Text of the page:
Workers Are Worried About Their Bosses Embracing AI

The Pew Research Center, A bipartisan think tank that tracks public opinion today released a report on how workers think about AI.

Technology has become an integral part of the workplace in recent years. And its role is likely to grow as AI becomes more powerful, thanks to advances like the big language models like GPT-4 that have given us ChatGPT and a growing number of other tools.

While there is no shortage of reports on people’s attitudes towards AI, Pew’s data is extensive and relatively fresh, drawn from 11,004 US adults consulted between December 12 and 18 last year – just as the ChatGPT Mania took hold after its release at the end of November.

The report suggests that most workers expect AI to transform hiring, firing and assessments. Many people report being unsure of what these changes might look like and worried about the potential impact of AI.

About 68 percent of respondents said they expect AI to have a major impact on job holders over the next 20 years. Curiously, however, only 28 percent said they thought AI would affect them personally, while 38 percent were unsure what the outcome might be for their own work.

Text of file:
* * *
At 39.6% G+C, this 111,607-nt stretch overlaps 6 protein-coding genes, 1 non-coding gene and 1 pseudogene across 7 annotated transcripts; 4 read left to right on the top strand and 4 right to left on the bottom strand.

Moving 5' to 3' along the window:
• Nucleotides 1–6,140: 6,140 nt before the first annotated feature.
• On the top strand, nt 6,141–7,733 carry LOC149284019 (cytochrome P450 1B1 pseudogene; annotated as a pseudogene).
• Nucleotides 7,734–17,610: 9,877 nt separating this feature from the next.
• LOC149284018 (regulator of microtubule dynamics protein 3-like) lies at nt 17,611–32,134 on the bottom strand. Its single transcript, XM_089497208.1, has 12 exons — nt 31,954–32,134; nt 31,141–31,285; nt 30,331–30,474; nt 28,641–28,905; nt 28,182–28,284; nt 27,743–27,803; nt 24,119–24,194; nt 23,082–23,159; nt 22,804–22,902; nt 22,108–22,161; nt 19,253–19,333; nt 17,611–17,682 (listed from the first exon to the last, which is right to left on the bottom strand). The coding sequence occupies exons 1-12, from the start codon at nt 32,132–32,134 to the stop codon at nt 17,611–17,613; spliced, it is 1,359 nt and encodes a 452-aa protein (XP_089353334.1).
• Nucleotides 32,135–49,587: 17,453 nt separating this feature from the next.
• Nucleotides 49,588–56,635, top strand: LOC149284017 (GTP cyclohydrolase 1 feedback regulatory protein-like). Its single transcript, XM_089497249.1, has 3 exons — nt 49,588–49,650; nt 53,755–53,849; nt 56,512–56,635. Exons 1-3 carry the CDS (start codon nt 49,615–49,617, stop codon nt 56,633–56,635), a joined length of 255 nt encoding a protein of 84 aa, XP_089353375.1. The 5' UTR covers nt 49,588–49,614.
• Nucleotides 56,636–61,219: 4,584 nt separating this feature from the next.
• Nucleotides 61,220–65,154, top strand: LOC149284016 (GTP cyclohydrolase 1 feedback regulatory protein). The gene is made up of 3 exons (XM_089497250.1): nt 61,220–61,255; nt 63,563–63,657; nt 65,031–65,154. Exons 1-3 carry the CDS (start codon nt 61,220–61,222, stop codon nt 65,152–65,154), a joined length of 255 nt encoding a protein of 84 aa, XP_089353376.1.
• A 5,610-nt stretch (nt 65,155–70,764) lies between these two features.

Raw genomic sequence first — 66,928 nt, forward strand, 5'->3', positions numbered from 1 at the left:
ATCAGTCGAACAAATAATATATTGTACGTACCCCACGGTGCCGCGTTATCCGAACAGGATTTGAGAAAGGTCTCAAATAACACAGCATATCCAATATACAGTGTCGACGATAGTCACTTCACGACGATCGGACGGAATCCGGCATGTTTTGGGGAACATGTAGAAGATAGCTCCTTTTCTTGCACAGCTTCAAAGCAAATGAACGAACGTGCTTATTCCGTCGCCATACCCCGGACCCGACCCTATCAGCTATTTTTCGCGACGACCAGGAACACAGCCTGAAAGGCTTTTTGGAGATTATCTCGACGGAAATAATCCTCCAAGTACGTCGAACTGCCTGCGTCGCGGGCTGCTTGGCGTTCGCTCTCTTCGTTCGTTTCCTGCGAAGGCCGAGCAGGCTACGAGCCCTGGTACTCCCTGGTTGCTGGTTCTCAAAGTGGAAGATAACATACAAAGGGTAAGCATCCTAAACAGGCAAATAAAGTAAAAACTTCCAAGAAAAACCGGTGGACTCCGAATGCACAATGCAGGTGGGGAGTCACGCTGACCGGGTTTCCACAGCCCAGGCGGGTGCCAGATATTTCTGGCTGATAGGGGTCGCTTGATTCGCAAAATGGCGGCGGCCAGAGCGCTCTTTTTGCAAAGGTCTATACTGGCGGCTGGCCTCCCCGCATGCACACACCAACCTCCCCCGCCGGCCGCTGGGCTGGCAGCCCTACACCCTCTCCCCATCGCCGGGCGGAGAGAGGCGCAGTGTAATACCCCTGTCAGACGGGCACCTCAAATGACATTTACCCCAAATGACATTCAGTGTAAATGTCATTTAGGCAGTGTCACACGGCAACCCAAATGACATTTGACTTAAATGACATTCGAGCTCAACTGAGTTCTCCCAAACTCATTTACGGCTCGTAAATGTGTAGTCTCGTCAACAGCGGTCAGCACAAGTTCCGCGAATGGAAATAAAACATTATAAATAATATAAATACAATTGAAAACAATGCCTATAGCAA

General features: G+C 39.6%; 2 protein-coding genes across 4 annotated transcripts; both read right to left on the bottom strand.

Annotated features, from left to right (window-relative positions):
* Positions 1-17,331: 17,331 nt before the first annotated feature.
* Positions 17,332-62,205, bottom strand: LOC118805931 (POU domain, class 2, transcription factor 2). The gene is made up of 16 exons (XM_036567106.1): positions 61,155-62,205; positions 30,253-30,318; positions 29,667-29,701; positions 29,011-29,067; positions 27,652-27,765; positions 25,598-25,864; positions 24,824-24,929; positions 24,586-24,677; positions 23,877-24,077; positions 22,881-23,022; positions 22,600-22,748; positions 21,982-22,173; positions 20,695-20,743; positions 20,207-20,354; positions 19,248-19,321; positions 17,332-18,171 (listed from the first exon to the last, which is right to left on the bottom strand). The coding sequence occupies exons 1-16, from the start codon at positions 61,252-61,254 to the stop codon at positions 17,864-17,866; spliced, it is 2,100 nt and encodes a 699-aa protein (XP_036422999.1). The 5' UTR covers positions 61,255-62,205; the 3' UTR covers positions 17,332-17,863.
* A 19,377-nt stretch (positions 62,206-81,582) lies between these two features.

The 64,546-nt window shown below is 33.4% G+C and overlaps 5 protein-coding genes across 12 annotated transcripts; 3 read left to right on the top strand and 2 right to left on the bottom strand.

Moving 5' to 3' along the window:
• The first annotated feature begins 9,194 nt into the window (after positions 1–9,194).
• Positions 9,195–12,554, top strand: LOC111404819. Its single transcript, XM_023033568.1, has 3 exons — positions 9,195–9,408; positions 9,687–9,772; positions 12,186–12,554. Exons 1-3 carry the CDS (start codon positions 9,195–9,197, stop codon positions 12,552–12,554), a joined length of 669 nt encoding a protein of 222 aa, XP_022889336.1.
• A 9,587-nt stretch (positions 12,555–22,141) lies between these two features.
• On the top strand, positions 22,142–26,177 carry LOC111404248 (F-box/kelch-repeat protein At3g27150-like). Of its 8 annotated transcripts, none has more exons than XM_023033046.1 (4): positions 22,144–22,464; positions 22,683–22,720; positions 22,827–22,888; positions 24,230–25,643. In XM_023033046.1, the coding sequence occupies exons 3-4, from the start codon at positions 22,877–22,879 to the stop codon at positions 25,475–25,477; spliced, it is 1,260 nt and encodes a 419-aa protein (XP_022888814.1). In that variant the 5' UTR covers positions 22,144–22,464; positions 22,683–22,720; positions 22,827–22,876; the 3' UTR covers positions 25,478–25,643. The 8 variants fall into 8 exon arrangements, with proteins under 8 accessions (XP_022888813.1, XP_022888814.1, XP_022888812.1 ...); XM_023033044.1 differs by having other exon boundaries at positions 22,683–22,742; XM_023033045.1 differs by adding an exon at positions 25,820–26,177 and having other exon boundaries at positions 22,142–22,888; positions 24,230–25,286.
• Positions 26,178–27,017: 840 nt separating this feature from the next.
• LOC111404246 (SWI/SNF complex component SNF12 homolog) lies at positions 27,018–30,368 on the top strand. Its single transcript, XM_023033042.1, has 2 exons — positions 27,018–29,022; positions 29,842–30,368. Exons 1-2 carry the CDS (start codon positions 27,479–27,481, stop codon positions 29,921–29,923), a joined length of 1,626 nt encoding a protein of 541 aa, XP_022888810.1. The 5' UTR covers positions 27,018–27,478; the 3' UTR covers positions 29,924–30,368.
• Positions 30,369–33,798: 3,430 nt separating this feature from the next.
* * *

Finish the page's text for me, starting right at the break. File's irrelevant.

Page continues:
These answers reflect the fact that nobody really knows how AI will transform jobs and work in the years to come. Technology is evolving rapidly, and its impact often varies greatly between industries and even roles.

However, we can expect the existing applications of the technology to expand and become more sophisticated. Some employers are already using AI to screen applicants, while enterprising job hunters are trying to outsmart the algorithms with clever tricks. In theory, AI technology has the potential to make hiring fairer and increase workplace diversity. In practice, however, this has sometimes done the opposite, prompting the US government to warn employers about the potential of algorithms to discriminate against people with disabilities.

The Pew survey reflects this conflicting picture: 47 percent of respondents say AI would do a better job than a human when it comes to hiring, but 41 percent oppose the use of AI in hiring.

Workplace surveillance is an area of ​​general concern. 81 percent of those surveyed said greater use of AI will make workers feel inappropriately monitored.

Courtesy of the Pew Research Center

Zack Zwiezen

Zack Zwiezen is a USTimesPost U.S. News Reporter based in London. His focus is on U.S. politics and the environment. He has covered climate change extensively, as well as healthcare and crime. Zack Zwiezen joined USTimesPost in 2023 from the Daily Express and previously worked for Chemist and Druggist and the Jewish Chronicle. He is a graduate of Cambridge University. Languages: English. You can get in touch with me by emailing

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